Henri Barkey, a Middle East expert and head of the international relations department at Lehigh University, says Iraqi plans for an amnesty can seriously undercut the Iraqi insurgency by creating a rift between homegrown Iraqi insurgents, who are entitled to amnesty, and members of Al-Qaeda in Iraq, who are not.
Even though many Americans oppose an amnesty if given to Iraqis involved in killing American troops, Barkey supports such an offer because "if we want Iraq to succeed, we need to figure out a way for them to have national reconciliation, and we should not stand in the way."
You had an interesting op-ed in the Los Angeles Times a few days ago in which you advocated that the Iraqis offer an amnesty to the Iraqi insurgents, even if responsible for the death of American soldiers. What got you thinking about amnesties in Iraq?
I’ve been following the Iraq situation for a while, but I’ve also been following the situation in Turkey, and I’ve been convinced that in the case of Turkey, the Turks are really an amnesty away from resolving their problems [with their Kurdish minorities]. That said, of course the devil is in the details. It depends on the amnesty, it depends on the terms, and it depends obviously on other circumstances and the kind of deals you make with neighboring states.
Amnesties are important for one reason apart from national reconciliation. One of the things people miss with insurgencies is that behind every insurgent is a family structure, and especially in the Middle East you are talking about extended families. So for every person who is part of the insurgency there is an automatic support group. Even if the families don’t like what their son is doing, they will tend to support him. They will tend to provide him safe haven. They will tend to provide food and shelter, and God knows what else. And when you think about the close relations that exist in the Middle East, where your cousin’s cousin is seen as part of your family, insurgencies create their own natural support basis within the population.
And these extended families extend to tribes as well in Iraq, I guess.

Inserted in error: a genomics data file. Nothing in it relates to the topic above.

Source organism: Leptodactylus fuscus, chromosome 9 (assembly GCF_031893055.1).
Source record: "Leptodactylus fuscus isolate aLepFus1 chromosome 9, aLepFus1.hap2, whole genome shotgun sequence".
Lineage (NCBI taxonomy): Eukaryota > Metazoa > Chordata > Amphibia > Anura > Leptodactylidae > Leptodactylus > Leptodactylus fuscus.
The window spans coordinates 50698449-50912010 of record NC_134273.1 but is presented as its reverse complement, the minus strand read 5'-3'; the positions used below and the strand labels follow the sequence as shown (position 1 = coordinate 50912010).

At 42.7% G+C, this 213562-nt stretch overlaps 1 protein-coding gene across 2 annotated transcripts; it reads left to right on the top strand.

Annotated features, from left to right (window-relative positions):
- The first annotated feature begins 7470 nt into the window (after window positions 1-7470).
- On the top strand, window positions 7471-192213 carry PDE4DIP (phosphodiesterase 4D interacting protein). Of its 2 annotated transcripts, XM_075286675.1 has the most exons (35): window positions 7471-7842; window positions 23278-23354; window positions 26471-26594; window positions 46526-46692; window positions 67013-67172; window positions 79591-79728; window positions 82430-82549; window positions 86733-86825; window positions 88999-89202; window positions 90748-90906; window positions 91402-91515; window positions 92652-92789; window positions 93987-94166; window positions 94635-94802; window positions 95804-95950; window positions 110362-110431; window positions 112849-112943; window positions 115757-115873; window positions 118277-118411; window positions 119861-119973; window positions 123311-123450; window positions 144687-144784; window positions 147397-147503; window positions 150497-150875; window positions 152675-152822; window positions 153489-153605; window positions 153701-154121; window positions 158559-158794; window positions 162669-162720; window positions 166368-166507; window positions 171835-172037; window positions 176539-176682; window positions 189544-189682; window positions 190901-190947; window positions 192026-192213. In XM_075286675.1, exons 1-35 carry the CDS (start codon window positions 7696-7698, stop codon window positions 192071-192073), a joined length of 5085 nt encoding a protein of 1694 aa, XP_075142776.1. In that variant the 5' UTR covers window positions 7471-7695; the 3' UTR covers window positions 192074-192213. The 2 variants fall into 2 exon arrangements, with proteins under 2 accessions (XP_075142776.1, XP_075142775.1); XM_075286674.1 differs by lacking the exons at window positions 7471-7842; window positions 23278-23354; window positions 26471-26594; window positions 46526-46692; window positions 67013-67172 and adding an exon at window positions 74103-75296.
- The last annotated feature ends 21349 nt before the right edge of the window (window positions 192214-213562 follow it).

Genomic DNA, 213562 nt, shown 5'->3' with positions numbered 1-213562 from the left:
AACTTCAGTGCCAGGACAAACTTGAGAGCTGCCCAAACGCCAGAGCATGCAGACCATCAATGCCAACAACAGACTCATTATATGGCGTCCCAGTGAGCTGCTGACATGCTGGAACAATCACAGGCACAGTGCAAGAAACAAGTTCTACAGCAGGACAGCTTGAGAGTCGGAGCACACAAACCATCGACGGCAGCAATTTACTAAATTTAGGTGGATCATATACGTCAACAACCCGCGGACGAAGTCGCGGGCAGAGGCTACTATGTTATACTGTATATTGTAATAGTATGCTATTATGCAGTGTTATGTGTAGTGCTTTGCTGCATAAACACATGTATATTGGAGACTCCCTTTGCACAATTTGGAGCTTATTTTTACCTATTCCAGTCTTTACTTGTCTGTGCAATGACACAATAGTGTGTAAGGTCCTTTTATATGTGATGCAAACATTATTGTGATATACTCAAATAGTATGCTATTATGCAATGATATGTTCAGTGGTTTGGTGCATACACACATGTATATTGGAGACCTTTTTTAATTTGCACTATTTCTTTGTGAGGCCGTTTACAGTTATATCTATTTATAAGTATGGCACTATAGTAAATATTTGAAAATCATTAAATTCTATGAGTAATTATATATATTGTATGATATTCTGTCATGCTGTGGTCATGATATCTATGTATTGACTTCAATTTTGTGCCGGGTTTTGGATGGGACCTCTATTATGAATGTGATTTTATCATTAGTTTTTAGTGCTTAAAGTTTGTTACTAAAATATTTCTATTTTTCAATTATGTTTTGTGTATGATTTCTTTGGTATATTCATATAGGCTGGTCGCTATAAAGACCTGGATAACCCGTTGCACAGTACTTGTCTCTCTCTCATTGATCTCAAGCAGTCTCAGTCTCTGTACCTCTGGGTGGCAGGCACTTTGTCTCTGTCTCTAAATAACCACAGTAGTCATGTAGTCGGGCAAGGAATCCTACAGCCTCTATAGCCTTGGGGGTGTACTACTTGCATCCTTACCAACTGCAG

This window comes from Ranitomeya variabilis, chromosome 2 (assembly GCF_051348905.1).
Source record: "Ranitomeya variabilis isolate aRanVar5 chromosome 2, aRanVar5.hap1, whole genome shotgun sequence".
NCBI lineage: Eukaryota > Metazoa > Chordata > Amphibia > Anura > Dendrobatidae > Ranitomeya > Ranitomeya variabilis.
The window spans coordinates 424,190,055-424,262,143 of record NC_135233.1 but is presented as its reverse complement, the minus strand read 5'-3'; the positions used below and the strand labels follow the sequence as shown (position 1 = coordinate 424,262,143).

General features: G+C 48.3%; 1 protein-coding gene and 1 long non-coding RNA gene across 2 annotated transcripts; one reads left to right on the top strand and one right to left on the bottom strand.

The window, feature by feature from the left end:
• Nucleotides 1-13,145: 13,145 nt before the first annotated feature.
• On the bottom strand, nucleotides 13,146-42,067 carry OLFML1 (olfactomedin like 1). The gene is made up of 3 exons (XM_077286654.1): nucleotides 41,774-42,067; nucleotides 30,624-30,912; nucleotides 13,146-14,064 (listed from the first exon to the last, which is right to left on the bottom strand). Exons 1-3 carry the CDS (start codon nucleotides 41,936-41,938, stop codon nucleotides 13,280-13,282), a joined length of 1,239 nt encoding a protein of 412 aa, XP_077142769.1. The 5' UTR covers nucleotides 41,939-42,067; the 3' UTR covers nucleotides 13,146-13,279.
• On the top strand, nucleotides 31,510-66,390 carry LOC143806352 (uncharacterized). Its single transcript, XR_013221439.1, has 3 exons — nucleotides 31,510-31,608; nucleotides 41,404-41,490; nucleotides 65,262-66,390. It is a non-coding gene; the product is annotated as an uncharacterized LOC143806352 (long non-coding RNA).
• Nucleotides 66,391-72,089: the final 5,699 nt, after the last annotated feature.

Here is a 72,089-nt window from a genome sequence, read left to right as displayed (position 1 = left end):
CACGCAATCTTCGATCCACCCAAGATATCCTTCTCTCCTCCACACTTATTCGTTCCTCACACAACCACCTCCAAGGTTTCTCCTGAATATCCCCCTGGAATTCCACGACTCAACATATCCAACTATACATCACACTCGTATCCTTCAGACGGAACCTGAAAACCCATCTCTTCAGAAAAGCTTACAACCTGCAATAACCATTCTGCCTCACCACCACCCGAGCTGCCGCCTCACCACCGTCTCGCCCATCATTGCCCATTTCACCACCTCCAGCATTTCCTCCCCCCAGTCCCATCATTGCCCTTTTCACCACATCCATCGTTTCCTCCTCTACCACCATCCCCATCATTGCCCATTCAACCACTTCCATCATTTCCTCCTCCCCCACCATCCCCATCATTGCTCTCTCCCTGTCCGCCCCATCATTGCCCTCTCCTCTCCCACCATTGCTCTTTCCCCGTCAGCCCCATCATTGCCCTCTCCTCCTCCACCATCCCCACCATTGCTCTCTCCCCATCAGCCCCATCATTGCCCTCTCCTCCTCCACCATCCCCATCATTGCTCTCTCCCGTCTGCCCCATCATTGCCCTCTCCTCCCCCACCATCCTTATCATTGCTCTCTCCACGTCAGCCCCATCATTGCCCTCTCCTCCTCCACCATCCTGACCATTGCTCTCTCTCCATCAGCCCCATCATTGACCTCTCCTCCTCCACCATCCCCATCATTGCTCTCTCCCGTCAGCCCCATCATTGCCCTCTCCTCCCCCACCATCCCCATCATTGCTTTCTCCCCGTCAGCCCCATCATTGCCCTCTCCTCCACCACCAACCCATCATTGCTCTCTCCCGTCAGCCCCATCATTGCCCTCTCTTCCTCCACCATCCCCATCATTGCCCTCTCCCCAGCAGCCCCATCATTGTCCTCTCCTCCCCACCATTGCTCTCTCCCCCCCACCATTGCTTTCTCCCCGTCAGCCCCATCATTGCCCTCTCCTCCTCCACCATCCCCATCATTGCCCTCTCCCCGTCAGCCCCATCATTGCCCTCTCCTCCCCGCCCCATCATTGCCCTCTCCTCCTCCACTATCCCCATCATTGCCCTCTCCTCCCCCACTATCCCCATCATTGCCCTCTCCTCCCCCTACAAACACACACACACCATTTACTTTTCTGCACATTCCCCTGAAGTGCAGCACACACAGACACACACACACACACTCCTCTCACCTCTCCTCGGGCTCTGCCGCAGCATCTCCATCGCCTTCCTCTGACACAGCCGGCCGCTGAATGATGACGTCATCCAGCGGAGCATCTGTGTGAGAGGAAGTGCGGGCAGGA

Right. But the converse also works. When you offer an amnesty, pressure now arises. Many families don’t necessarily want to be involved in the insurgency business because there are costs to them. Their house may be raided, their kids may get killed. So the moment you give an incentive of an amnesty, then you’re putting pressure on the insurgent to take advantage of it not because he wants or he likes the amnesty but because now his mother, his father, his grandfather, his uncles, his nieces, everybody probably will try to say "Look, this is a good deal here, it’s time for you to come home."
Obviously, al-Qaeda-type people and foreigners should not be given that incentive, in part because the family structure that I just discussed doesn’t work in that case. Secondly, when you talk about giving an amnesty to insurgents in Iraq, it should even include insurgents who may have killed Americans. In the end, we are going to want to leave Iraq, hopefully the sooner the better. But insurgents who are Iraqi will remain in Iraq. They have no other place to go. And if we want Iraq to succeed, we need to figure out a way for them to have national reconciliation, and we should not stand in the way. It is critical they create the institutions and the basis for a future, peaceful Iraq.
You saw Prime Minister Nouri al-Maliki’s statement to his parliament yesterday. Did you get any sense of whether this was a solid enough proposal?
Again, the details are very important, and he did not provide many details. It’s not clear how it’s going to be implemented. The important thing is that he now has put it out there, and he has talked about creating certain institutions that will administer this amnesty. And obviously, as time goes by, they will fill the content of the amnesty, and there will be negotiations. Because the Iraqi government itself is divided, it will take time. But it will be difficult, and he has been very upfront about this, to take a step back, especially because the Sunni elements within the government have welcomed the idea very heartily. And so even though there are Shiite elements who are very much opposed to the amnesty, it will be very difficult for the government to retreat from this. When you talk about the most horrific bombings, especially suicide bombers, they were mostly al-Qaeda people who did it and not necessarily Iraqi insurgents, so I think this is a very, very good step.
The other issue about the amnesty and the United States is we have been arguing that this is a sovereign Iraqi government. We have transferred sovereignty to them. Yes, we have lots of American troops on the ground, but the fact of the matter is, if we really mean that this is a sovereign Iraqi government, and it decides to do this because they think this is in [their] best interest, it is not really up to us to criticize them too much. I mean understandably there will be a lot of Americans who will be very upset about this.